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The Guild Applauds the Introduction of the “Register of Copyrights Selection and Accountability Act”

Posted by Advocacy Liaison on March 27, 2017

The Graphic Artists Guild applauds the introduction of H.R. 1695, the “Register of Copyright Selection and Accountability Act of 2017,” on March 23. The legislation requires the Register of Copyrights to be appointed by the President of the United States and confirmed by the United States Senate, and limits the position to a 10-year term. The bill is the outcome of bicameral discussions between House Judiciary Committee Chair Bob Goodlatte (R-VA) and Ranking Member John Conyers (D-MI) with Senate Judiciary Committee Chairman Chuck Grassley (R-IA), Ranking Member Dianne Feinstein (D-CA), and Member Patrick Leahy (D-VT). It has broad bipartisan support, as evinced by the 29 co-sponsors.

Under current copyright law, the Register is appointed by the Librarian of Congress. The sudden removal of the previous Register of Copyrights, Maria Pallante, last October cast a spotlight on the need for greater autonomy of the Copyright Office. Along with a coalition of visual artist associations, the Guild has advocated for that, including making the Register of Copyrights a Presidential appointee. We urge Congress to swiftly pass the bill. Currently, the Librarian is conducting a search for a new Register of Copyrights. We respectfully ask that she suspend the search while Congress considers H.R. 1695.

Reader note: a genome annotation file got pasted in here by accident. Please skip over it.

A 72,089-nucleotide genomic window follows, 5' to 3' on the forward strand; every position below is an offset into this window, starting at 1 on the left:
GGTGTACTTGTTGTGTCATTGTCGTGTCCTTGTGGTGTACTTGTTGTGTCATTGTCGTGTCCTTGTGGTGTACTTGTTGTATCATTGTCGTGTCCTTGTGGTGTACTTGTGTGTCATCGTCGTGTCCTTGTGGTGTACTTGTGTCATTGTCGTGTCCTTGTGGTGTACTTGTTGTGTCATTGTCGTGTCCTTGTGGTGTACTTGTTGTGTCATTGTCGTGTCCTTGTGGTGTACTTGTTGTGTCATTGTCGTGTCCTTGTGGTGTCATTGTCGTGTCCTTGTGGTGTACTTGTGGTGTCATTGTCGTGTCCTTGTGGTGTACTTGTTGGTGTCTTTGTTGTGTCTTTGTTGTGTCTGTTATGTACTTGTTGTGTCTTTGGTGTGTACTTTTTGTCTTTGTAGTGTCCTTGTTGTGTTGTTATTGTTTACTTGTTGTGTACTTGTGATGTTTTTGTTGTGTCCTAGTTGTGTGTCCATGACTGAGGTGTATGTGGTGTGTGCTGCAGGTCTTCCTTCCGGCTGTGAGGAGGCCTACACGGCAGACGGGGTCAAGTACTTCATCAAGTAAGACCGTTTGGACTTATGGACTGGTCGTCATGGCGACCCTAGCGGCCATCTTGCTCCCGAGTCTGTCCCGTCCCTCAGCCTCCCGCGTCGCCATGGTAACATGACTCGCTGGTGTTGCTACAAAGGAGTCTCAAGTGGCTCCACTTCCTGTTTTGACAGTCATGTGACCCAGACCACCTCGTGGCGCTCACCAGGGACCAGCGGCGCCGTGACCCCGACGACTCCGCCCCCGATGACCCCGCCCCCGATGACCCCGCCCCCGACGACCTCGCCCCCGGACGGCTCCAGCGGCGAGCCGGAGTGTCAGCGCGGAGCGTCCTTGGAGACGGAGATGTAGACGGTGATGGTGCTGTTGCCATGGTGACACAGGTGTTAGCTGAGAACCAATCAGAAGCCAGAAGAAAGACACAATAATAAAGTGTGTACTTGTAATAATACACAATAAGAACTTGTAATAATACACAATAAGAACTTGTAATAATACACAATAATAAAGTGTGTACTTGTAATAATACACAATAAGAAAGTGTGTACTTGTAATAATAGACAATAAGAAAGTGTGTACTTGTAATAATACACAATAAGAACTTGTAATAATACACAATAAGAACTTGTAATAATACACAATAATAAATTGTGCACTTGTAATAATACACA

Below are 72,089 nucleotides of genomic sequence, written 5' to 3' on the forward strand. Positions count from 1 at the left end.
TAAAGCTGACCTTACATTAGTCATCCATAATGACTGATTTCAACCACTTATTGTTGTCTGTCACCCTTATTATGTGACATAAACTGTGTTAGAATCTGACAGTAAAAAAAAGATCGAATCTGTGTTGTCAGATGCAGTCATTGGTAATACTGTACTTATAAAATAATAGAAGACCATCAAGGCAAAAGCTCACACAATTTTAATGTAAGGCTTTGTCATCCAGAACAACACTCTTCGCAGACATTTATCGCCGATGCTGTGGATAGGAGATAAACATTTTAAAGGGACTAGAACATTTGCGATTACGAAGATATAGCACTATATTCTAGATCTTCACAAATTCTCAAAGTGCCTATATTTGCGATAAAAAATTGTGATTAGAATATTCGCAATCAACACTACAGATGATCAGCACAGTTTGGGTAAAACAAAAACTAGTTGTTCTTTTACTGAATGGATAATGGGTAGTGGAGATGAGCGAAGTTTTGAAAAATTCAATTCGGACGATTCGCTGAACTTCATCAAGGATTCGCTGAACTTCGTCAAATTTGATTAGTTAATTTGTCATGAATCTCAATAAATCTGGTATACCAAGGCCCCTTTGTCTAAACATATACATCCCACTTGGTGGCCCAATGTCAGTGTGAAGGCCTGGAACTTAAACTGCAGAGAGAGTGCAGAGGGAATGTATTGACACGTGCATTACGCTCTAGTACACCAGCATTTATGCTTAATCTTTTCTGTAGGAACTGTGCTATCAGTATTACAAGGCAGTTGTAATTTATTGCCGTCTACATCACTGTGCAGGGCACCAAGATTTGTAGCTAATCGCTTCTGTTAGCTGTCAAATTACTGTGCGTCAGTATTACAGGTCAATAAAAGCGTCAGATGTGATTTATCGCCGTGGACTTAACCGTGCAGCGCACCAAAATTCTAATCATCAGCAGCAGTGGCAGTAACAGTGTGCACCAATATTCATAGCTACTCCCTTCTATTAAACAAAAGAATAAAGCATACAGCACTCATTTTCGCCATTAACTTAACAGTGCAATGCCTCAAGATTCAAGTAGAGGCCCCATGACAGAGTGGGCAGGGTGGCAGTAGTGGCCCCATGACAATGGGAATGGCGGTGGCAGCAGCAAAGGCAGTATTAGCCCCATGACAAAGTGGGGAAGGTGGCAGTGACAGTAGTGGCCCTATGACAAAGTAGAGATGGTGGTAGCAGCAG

Why we support making the Register of Copyrights a Presidential appointment, with advice and consent of the Senate (PAS):

• Copyright is increasingly critical to the US economy, and core copyright industries contribute over $1.2 trillion to the US GDP, and employing over 5.5 million workers.